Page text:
This year’s Human Rights Day is devoted to the launch of a year-long campaign for the 50thanniversary of the two International Covenants on Human Rights: the International Covenant on Economic, Social and Cultural Rights and the International Covenant on Civil and Political Rights, which were adopted by the United Nations General Assembly on 16 December 1966. “Our Rights. Our Freedoms. Always.” aims to promote and raise awareness of the two Covenants on their 50th anniversary. The year-long campaign revolves around the theme of rights and freedoms — freedom of speech, freedom of worship, freedom from want, and freedom from fear — which underpin the International Bill of Human Rights are as relevant today as they were when the Covenants were adopted 50 years ago.[2]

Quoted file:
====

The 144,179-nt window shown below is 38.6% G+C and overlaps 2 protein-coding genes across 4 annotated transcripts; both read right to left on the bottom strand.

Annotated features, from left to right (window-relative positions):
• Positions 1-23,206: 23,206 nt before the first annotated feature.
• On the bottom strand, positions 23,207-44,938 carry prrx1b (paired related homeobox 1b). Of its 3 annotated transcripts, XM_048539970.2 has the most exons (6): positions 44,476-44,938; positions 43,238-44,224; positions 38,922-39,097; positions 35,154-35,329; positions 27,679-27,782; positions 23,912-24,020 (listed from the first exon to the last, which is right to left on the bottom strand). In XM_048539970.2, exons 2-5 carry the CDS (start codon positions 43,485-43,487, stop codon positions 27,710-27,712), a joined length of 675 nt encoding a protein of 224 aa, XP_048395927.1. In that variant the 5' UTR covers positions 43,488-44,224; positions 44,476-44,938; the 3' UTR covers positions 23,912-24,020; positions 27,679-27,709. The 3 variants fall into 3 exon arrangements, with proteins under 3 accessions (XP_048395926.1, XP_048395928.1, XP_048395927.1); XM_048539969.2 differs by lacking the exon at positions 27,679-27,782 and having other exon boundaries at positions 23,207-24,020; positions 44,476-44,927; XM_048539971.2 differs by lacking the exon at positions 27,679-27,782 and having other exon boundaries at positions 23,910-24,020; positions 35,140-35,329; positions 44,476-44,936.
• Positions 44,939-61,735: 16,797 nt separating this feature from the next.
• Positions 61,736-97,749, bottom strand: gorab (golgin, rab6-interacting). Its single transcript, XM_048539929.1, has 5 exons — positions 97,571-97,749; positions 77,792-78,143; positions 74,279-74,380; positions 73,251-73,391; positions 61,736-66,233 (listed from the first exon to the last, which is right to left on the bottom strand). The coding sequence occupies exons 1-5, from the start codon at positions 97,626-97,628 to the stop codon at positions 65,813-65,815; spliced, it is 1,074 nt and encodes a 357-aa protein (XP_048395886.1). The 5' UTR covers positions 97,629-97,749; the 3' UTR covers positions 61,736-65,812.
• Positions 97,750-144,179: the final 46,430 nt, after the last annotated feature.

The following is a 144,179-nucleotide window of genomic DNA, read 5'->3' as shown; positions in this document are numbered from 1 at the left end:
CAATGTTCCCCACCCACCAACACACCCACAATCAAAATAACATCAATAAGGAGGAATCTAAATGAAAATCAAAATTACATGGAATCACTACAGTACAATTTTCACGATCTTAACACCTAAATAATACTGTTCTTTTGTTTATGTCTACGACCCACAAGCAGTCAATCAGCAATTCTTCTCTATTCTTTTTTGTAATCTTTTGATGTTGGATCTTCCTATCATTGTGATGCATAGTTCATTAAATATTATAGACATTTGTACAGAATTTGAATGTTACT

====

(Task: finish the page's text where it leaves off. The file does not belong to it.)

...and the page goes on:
Orange the world poster 2015


The date is also important from one another aspect. It marks the end of the “16 days activism against gender based violence” [3]. This campaigning around the World starts at 25th of November- the International  Day for the Elimination of Violence against Women. This day is also known as “Orange Day”. The orange color symbolizes the fight for equality between the genders and the fight for combating violence.  The Orange day puts the women in focus because 1 in 3 women worldwide experienced physical or sexual violence-mostly by an intimate partner. [4]This year, the UN invited the counties around the world to “Orange the world” by on lightening in orange one of their most important national landmarks. This campaign was supported by more than 70 countries[5], including Macedonia.